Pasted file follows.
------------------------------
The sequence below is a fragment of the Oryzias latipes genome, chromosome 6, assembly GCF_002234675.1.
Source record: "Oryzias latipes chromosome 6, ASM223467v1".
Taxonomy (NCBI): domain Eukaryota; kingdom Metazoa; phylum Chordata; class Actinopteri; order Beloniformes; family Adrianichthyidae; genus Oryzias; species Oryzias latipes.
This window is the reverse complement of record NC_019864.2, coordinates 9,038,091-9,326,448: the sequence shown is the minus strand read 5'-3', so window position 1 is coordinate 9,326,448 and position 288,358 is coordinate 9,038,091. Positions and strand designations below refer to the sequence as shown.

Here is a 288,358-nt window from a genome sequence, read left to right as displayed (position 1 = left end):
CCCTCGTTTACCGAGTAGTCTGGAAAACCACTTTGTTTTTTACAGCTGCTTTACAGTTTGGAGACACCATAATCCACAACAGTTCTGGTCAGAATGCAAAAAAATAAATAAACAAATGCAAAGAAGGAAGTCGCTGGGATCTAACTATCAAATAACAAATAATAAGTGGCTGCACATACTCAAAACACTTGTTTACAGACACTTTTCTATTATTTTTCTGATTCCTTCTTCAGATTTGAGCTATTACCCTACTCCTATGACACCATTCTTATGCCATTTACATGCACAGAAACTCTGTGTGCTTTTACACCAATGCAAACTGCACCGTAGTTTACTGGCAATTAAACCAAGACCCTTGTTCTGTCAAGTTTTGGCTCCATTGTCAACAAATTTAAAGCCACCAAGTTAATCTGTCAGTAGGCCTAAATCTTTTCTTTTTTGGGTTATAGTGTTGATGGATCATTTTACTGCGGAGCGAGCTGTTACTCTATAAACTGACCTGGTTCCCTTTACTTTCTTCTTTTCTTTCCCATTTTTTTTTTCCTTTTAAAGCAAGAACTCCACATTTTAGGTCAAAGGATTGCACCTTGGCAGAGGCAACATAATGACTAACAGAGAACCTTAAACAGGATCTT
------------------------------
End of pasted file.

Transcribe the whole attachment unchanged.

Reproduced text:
The sequence below is a fragment of the Oryzias latipes genome, chromosome 6, assembly GCF_002234675.1.
Source record: "Oryzias latipes chromosome 6, ASM223467v1".
Taxonomy (NCBI): domain Eukaryota; kingdom Metazoa; phylum Chordata; class Actinopteri; order Beloniformes; family Adrianichthyidae; genus Oryzias; species Oryzias latipes.
This window is the reverse complement of record NC_019864.2, coordinates 9,038,091-9,326,448: the sequence shown is the minus strand read 5'-3', so window position 1 is coordinate 9,326,448 and position 288,358 is coordinate 9,038,091. Positions and strand designations below refer to the sequence as shown.

Here is a 288,358-nt window from a genome sequence, read left to right as displayed (position 1 = left end):
CCCTCGTTTACCGAGTAGTCTGGAAAACCACTTTGTTTTTTACAGCTGCTTTACAGTTTGGAGACACCATAATCCACAACAGTTCTGGTCAGAATGCAAAAAAATAAATAAACAAATGCAAAGAAGGAAGTCGCTGGGATCTAACTATCAAATAACAAATAATAAGTGGCTGCACATACTCAAAACACTTGTTTACAGACACTTTTCTATTATTTTTCTGATTCCTTCTTCAGATTTGAGCTATTACCCTACTCCTATGACACCATTCTTATGCCATTTACATGCACAGAAACTCTGTGTGCTTTTACACCAATGCAAACTGCACCGTAGTTTACTGGCAATTAAACCAAGACCCTTGTTCTGTCAAGTTTTGGCTCCATTGTCAACAAATTTAAAGCCACCAAGTTAATCTGTCAGTAGGCCTAAATCTTTTCTTTTTTGGGTTATAGTGTTGATGGATCATTTTACTGCGGAGCGAGCTGTTACTCTATAAACTGACCTGGTTCCCTTTACTTTCTTCTTTTCTTTCCCATTTTTTTTTTCCTTTTAAAGCAAGAACTCCACATTTTAGGTCAAAGGATTGCACCTTGGCAGAGGCAACATAATGACTAACAGAGAACCTTAAACAGGATCTT